Finally. Finally we are packed, and ready to go. Dave Hoyt and his brother-in-law, Vinnie, have been so generous with their time and energy, flying out from Albuquerque to come help my dad pack, and then drive the RV out to Wisconsin. (Dave Hoyt was involved with us in Jesus People Europe, and was in the original cast of Lonesome Stone.) But my dad just got out of the hospital, and is still quite weak. He will need to spend a lot of time recuperating on our trip across America.
I've done this once before, in the most beloved vehicle there is, my old VW Bus, a year older than I am. But the trans broke in St. Louis, on the way to Dearborn, Michigan, and broke again later, and sadly I had to sell it, for the payments were too great. I am hoping this trip will be a bit less eventful, as we head out in an overloaded '83 RV, towing my Saturn.
We got a late start out of Orange County, saying goodbye to Surf City around 11 AM, after a brief tutorial session by our mechanic to make sure we understood how to operate an RV.
(Sorry. Couldn't resist poddy humor.)
Immediately, upon leaving the city, the heat increased. All across South-Eastern California, it was hot. Getting into Arizona it was hotter. For some reason the rear air conditioner wouldn't work off the car battery while it was in motion, and the front air conditioner only works off the running generator. That would be enough, if it wasn't 115 degrees outside. I tried an hour spell of driving the RV, but the hot air blowing on my feet began to literally burn them. I spent most of the journey coated in sweat, applying ice to my face, wishing it wasn't Ramadan.
Our goal had been Tucson on the first day, to spend the day with Bill Lowery of Christ is the Answer, one of the groups that came out of Jesus People Milwaukee. But our late start, heavy load, and small engine dictated that we were far too tired to continue, and ended up settling for the night in Quartzite, Arizona, known for it's mineral deposits. It was a nice RV site, and we were finally able to hook up to 30 Amp electricity to run both air conditioners, and get some water in the RV for washing. I took great joy in taking a shower, though there was no cold water. When I asked, I was told no one has cold water this time of year in Arizona. When they want cold water they jump in the Colorado River, where it gets down to 70 degrees. So I decided to skip the option of a jacuzzi there at the campground.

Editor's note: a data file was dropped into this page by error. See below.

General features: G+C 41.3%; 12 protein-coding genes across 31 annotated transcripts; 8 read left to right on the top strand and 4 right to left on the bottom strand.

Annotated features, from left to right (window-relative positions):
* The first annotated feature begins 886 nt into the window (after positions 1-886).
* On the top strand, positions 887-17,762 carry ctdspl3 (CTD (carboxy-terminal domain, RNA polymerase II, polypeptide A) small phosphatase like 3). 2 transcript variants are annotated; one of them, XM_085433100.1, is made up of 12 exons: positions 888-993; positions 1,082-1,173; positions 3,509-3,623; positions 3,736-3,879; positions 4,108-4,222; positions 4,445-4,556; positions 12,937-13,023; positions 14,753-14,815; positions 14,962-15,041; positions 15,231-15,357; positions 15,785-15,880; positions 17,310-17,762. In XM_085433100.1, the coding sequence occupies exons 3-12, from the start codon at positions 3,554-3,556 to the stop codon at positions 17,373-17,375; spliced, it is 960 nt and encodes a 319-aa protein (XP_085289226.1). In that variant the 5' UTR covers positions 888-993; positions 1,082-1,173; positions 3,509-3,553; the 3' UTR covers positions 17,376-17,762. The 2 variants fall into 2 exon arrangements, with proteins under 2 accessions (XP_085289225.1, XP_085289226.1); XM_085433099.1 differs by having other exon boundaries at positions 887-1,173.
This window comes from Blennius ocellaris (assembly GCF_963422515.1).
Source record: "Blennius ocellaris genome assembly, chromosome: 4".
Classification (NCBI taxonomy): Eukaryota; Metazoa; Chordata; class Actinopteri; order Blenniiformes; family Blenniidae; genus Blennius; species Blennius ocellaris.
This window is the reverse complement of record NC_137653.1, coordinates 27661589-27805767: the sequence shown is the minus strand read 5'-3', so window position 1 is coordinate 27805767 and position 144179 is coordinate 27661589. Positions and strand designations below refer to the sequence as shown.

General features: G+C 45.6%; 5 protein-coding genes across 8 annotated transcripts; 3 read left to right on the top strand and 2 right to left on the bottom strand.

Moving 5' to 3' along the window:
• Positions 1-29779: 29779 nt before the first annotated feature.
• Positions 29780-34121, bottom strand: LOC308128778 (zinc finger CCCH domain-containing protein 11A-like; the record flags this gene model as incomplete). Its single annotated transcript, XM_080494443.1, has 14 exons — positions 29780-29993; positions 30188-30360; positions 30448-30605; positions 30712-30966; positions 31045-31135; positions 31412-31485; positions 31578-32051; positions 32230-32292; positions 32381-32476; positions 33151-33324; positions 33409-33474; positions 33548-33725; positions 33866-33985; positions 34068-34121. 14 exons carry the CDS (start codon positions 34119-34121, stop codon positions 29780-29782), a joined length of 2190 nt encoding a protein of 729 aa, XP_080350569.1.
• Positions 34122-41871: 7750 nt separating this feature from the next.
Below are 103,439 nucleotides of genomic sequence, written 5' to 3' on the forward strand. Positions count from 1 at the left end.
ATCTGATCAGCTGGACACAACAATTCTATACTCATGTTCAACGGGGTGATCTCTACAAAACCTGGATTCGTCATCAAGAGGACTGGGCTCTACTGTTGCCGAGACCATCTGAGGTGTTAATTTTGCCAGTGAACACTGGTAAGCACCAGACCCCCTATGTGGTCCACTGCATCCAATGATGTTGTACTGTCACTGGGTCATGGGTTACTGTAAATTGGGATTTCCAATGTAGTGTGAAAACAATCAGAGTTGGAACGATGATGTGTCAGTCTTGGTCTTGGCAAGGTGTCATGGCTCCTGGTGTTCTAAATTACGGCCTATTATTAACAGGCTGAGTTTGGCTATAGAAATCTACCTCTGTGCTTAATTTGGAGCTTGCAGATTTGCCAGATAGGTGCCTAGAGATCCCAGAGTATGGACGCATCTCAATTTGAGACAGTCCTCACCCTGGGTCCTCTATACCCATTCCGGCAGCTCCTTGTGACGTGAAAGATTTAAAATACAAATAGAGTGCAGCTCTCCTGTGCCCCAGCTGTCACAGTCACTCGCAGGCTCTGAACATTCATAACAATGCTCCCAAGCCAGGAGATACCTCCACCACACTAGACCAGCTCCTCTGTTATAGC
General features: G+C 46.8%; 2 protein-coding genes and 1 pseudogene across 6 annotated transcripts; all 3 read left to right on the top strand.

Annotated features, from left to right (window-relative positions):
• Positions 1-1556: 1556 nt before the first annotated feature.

The next morning, for some reason I woke up at four. I took the dog out in the early morning, spent some time praying, watching a movie, and checking the internet. I was amply rewarded for waking up early with these visions.
There's a wadi, a dry riverbed, right next to the campsite. It fills up once every seven years or so. Evidently, that's what this overhanging fishing pole is waiting for.
As I waited for everyone else to awaken, the distant mountains burst forth showers.
The previous night Vinne, Dave, and I had discovered a giant soyyoro, as well as a 100-year-old way station. The station even had animage of a camel, probably hearkening back to the ill-fated Camel Corps of the Southwest, lead by "Hi Jolly".
A few hours later everyone else woke up, and we packed up and headed out. An hour East of Tucson we picked up some bad gas, we think. We had also gained sufficient altitude for the RV and my Saturn to have difficulty starting, both being set for sea level. As such the engine became flooded from receiving too much gas. In the distance we saw a small, rather cute dust devil. Then the sky shifted from day to night. An acrid desert smell filled the air. A fierce wind blew up in under a minute, and the freeway was occluded by a dust storm, so thick you could see only two cars fore and aft. The RV ground to a halt, and we were stuck on the edge of a busy freeway, in the middle of a dust storm, as cars sped past at 80 mph, unable to see us.